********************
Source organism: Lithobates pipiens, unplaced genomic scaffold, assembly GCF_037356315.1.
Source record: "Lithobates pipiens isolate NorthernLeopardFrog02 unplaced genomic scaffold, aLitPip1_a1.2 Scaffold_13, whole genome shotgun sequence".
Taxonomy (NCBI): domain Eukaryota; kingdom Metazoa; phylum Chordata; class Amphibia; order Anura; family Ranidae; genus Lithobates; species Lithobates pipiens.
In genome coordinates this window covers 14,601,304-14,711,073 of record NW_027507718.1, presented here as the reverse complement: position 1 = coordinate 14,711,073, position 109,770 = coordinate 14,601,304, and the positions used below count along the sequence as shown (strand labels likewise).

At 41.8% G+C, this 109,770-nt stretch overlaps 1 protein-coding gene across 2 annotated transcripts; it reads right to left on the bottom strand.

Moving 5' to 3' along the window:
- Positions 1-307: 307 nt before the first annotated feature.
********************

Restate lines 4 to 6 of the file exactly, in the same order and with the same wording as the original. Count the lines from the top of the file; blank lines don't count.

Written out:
In genome coordinates this window covers 14,601,304-14,711,073 of record NW_027507718.1, presented here as the reverse complement: position 1 = coordinate 14,711,073, position 109,770 = coordinate 14,601,304, and the positions used below count along the sequence as shown (strand labels likewise).

At 41.8% G+C, this 109,770-nt stretch overlaps 1 protein-coding gene across 2 annotated transcripts; it reads right to left on the bottom strand.

Moving 5' to 3' along the window: